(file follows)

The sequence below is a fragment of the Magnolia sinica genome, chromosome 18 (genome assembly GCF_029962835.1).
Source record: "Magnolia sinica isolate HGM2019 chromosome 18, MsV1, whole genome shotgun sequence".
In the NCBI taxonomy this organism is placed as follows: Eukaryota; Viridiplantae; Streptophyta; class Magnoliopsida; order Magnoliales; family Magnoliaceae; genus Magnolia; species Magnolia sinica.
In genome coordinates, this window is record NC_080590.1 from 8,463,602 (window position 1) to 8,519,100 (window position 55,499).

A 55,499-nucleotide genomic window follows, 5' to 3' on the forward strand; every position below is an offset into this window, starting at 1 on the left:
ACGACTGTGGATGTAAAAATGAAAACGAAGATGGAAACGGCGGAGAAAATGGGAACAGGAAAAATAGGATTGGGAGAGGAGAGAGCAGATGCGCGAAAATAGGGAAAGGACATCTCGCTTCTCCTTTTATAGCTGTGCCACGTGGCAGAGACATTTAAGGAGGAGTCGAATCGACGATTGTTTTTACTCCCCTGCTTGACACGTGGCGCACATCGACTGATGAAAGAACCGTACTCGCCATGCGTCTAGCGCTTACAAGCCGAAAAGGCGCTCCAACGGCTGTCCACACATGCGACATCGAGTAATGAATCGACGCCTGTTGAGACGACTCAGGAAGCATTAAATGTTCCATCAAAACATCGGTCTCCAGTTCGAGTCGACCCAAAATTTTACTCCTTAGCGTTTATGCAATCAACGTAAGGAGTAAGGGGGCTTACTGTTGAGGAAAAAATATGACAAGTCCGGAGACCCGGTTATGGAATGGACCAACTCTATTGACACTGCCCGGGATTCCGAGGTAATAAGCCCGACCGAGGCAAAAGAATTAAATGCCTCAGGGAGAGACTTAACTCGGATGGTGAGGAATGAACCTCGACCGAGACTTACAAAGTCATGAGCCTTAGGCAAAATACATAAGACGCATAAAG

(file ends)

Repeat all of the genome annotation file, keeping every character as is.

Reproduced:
The sequence below is a fragment of the Magnolia sinica genome, chromosome 18 (genome assembly GCF_029962835.1).
Source record: "Magnolia sinica isolate HGM2019 chromosome 18, MsV1, whole genome shotgun sequence".
In the NCBI taxonomy this organism is placed as follows: Eukaryota; Viridiplantae; Streptophyta; class Magnoliopsida; order Magnoliales; family Magnoliaceae; genus Magnolia; species Magnolia sinica.
In genome coordinates, this window is record NC_080590.1 from 8,463,602 (window position 1) to 8,519,100 (window position 55,499).

A 55,499-nucleotide genomic window follows, 5' to 3' on the forward strand; every position below is an offset into this window, starting at 1 on the left:
ACGACTGTGGATGTAAAAATGAAAACGAAGATGGAAACGGCGGAGAAAATGGGAACAGGAAAAATAGGATTGGGAGAGGAGAGAGCAGATGCGCGAAAATAGGGAAAGGACATCTCGCTTCTCCTTTTATAGCTGTGCCACGTGGCAGAGACATTTAAGGAGGAGTCGAATCGACGATTGTTTTTACTCCCCTGCTTGACACGTGGCGCACATCGACTGATGAAAGAACCGTACTCGCCATGCGTCTAGCGCTTACAAGCCGAAAAGGCGCTCCAACGGCTGTCCACACATGCGACATCGAGTAATGAATCGACGCCTGTTGAGACGACTCAGGAAGCATTAAATGTTCCATCAAAACATCGGTCTCCAGTTCGAGTCGACCCAAAATTTTACTCCTTAGCGTTTATGCAATCAACGTAAGGAGTAAGGGGGCTTACTGTTGAGGAAAAAATATGACAAGTCCGGAGACCCGGTTATGGAATGGACCAACTCTATTGACACTGCCCGGGATTCCGAGGTAATAAGCCCGACCGAGGCAAAAGAATTAAATGCCTCAGGGAGAGACTTAACTCGGATGGTGAGGAATGAACCTCGACCGAGACTTACAAAGTCATGAGCCTTAGGCAAAATACATAAGACGCATAAAG